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How do I know if my bank has a TARP covering its roof?


AP Photo / Matt Rourke

I've noticed a rash of advertisements and billboards from banks touting their ability to stay financially healthy without bailout money from the government. One bank in Massachusetts is even handing out bumper stickers that say "Don't blame me, I bank locally". This led me to wonder if my bank had taken any of the bail out money from the Troubled Asset Relief Program (TARP) and if they had, had they paid any of it back yet?

The government maintains a web site chronicling its actions on the road to financial stability. This web site is the source of information for TARP loans, and it is updated regularly.

After reviewing the list, I found only three banks in Central Connecticut who had participated in the program:

Webster Bank, Waterbury

CBT, Hartford

Simsbury Bank, Simsbury

The small number may be because many of the banks and credit unions in our area are community and regional banks or credit unions who traditionally are more prudent with their lending practices, and take a conservative approach to doing business.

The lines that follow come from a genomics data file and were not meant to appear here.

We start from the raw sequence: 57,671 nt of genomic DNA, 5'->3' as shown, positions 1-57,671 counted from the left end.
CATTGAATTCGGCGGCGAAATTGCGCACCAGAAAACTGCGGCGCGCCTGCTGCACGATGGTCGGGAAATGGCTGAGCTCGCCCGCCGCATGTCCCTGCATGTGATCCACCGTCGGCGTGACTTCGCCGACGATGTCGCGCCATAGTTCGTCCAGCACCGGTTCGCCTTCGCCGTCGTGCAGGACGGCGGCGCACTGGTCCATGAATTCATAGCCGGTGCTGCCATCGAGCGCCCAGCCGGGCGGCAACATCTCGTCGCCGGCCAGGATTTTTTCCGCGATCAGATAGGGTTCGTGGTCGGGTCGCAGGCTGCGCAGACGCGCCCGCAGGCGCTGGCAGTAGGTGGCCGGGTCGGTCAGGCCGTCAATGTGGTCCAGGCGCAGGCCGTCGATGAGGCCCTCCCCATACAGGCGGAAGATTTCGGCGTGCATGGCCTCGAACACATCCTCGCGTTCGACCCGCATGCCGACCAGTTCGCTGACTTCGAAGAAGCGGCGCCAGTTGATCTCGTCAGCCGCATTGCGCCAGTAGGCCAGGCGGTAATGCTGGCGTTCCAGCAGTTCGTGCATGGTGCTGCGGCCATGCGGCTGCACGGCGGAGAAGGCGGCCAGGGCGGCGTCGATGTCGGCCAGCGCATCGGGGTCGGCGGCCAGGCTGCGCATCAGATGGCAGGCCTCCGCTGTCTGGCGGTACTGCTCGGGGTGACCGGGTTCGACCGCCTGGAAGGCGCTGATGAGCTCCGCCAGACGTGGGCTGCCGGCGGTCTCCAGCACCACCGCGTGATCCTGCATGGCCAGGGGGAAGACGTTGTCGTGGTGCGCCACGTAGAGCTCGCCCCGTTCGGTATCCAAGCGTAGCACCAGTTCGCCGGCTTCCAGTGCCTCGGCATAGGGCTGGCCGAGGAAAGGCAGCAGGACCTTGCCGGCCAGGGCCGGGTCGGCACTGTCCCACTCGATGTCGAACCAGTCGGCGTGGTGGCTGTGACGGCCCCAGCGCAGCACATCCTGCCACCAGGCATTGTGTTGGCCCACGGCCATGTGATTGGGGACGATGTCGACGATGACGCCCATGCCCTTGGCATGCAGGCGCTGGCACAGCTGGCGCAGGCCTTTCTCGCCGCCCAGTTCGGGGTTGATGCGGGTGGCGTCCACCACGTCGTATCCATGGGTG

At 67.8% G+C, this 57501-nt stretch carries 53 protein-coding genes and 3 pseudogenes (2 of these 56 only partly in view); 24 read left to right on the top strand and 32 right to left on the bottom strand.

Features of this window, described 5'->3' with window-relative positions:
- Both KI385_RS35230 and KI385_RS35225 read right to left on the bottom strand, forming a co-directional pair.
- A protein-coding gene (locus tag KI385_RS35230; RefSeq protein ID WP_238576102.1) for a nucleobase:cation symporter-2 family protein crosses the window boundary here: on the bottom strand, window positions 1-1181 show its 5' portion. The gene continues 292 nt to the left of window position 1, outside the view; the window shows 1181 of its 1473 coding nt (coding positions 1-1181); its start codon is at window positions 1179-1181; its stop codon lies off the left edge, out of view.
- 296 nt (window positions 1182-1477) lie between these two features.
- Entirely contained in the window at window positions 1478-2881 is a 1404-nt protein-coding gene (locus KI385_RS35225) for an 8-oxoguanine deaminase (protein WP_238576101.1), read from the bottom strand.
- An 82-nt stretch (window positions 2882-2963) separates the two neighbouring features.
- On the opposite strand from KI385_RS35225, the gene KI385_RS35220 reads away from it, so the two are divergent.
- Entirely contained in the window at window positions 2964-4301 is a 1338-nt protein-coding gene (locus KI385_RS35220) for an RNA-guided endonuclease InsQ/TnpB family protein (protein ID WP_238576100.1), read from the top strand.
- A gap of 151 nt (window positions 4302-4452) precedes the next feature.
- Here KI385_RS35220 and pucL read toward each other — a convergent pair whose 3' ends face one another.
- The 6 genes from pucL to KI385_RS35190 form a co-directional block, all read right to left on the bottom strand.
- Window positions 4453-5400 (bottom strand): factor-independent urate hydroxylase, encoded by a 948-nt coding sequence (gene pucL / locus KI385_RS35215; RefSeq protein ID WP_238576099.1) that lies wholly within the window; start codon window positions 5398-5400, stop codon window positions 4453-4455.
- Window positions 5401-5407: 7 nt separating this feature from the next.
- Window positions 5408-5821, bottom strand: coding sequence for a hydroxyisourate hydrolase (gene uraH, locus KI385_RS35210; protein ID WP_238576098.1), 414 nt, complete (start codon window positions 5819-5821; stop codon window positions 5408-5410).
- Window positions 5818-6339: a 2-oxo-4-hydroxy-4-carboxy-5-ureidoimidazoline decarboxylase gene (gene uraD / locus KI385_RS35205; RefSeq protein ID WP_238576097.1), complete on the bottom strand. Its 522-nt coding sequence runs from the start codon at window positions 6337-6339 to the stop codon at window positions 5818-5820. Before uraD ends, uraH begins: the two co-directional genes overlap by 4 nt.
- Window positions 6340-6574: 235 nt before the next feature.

And with the recent announcement that Bank of America is paying back some of its bailout monies, and reported gains for the government from recent repayments, there's been a revised interest in the TARP program and its success.

At this point in the game with banks repaying funds the government is ahead. However, it is too soon to know whether or not the US will come out as the winner in the end. Some estimates indicate we could be looking at another 150-300 bank failures. If that happens, many banks may not repay, and that would certainly deplete any early gains.

The good news is that the ABA recently announced that more than 80 percent of banks receiving Capital Purchase Program funds indicated the capital infusion kept them lending despite the recession. The survey also showed that some institutions had used the funds to absorb unanticipated losses, helping to keep them whole.

For more information on the program in general, visit the Financial Stability website.